How HellermannTyton Developed the First Portable Auto Cable Tie Tool

By Mike Spanjar – HellermannTyton

Remember 1990? I don’t. Or at least I thought I didn’t.

Turns out, 1990 was a defining year for technology. It was the year we launched the Hubble Space Telescope. The internet already existed, but this was the year the web browser was introduced. And Windows 3.0. And Photoshop.

And HellermannTyton’s Electric AutoTool.

I think we can agree, every one of these momentous achievements changed the world. Okay, our first fully automated cable tie application tool may not have impacted the world with the same, deafening thud.

Yet, in the wire processing world, it was the first tool of its kind. See? Thud!

Without that leap in technology, we wouldn’t be celebrating a new industry first. Our recently released CPK Hybrid is the industry’s first cordless, fully automated cable tie application tool. A full 32 years since its grandfather made a big noise on the industrial scene, the CPK Hybrid delivers a resounding whomp of its own with the introduction of a lithium-ion battery.

As a consumer power tool geek, I couldn’t resist asking our tool developers in Germany, and here in Milwaukee, the story of how we got here.

What’s a CPK?

In 2014, HellermannTyton launched a significant upgrade in the AutoTool lineage. Dubbed the AT2000 CPK, it responded to our customers’ requests for a process-reliable application tool.

The AT in the name, you can probably guess, stands for AutoTool. But the intent behind 2000, according to my sources, remains a mystery. It first appeared on our 1997 AutoTool 2000. Possibly it just sounded cool.

AT2000, HellermannTyton’s first auto cable tie tool.

CPK is the most significant part of the tool’s name. A year earlier, in 2013, HellermannTyton launched its EVO® 7 manual cable tie application tool. Our German team liked the short, three-letter combination and decided the new AutoTool should follow suit.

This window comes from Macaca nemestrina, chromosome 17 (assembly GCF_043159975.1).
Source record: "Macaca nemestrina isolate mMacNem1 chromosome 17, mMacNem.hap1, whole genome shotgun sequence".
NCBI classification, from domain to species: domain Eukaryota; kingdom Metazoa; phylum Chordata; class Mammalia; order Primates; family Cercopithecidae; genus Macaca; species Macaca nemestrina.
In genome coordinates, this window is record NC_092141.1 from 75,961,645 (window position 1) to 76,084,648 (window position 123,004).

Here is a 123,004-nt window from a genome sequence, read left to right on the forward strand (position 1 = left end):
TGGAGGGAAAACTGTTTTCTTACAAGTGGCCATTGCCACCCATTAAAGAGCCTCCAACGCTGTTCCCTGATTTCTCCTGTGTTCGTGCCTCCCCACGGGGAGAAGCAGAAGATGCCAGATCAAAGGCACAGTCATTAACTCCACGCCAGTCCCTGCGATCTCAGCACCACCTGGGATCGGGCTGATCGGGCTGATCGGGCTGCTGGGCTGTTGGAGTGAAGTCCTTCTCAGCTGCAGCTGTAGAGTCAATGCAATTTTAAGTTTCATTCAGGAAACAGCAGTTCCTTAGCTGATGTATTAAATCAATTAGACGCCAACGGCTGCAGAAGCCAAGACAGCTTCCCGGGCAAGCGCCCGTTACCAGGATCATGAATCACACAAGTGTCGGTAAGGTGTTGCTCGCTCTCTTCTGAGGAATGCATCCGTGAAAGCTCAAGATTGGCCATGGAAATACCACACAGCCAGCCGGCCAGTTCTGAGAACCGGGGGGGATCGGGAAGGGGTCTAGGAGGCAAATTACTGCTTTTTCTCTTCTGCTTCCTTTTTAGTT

When customers expressed the need for process reliability, many referred to controlling their “Cpk index.” This index is commonly applied to various manufacturing processes and Six Sigma. Appropriately, this new tool was intended to maintain consistent user-specified tension and cutting. So, the product development team found their three letters.

I had to look it up and found Cpk is a “Process Capability Index” measuring a process’s ability to produce something within your customer’s spec. I hope you already learned something new today.

Power, power all around – but no outlet to plug into

In the summer of 2020, HellermannTyton’s team in Spain received a special request from a solar installer. He liked the convenience of automatically bundling cables, but out on a solar farm, getting power to any of the automatic tools on the market would be cumbersome, requiring a large power generator and extra-long extension cords to walk from solar module to solar module. Could we make ours completely portable?

Who doesn’t love a project that solves the needs of the customer?

Spain asked our product folks in Germany, who were intrigued by the challenge and responded that this would require a fair amount of development. New products of this caliber can take years to bring to market.

Spain can’t wait

Eager to help this customer – and excited to tinker with the idea – the team in Spain decided to see how they might solve the challenge locally.

Enter Juan López, a HellermannTyton Spain-based product manager. Juan came up with a smart workaround – running the AT2000 CPK with a user-wearable DC power system.

Juan’s team tested their theory using a 48v e-bike battery connected to a step-up converter to achieve the 220v regional power standard. The tool systems sales team provided technical support. Power was routed to a modified CPK power pack, a component required to run the tool. For convenience, the power system was housed inside a backpack.

HellermannTyton’s CPK tool with backpack.

Within two months, Spain had a working test unit. The solar customer put it to use, and before long, purchased three tools with the backpack power system.

From backpacks to battery packs

HellermannTyton’s HQ in Germany saw the portable configuration. Engineers were impressed with the ingenuity, but there was greater potential for this new concept.

I find myself equally impressed with the Spanish team’s execution and Germany’s foresight. It comes as no surprise that, when HellermannTyton sister companies found out about the backpack setup, they wanted it. But they’d have to wait.

The German group had begun their own project sparked by Spain’s initiative. Jan Göllner, HellermannTyton Germany’s head of sales and product management for tool systems, “had a vision,” as he puts it.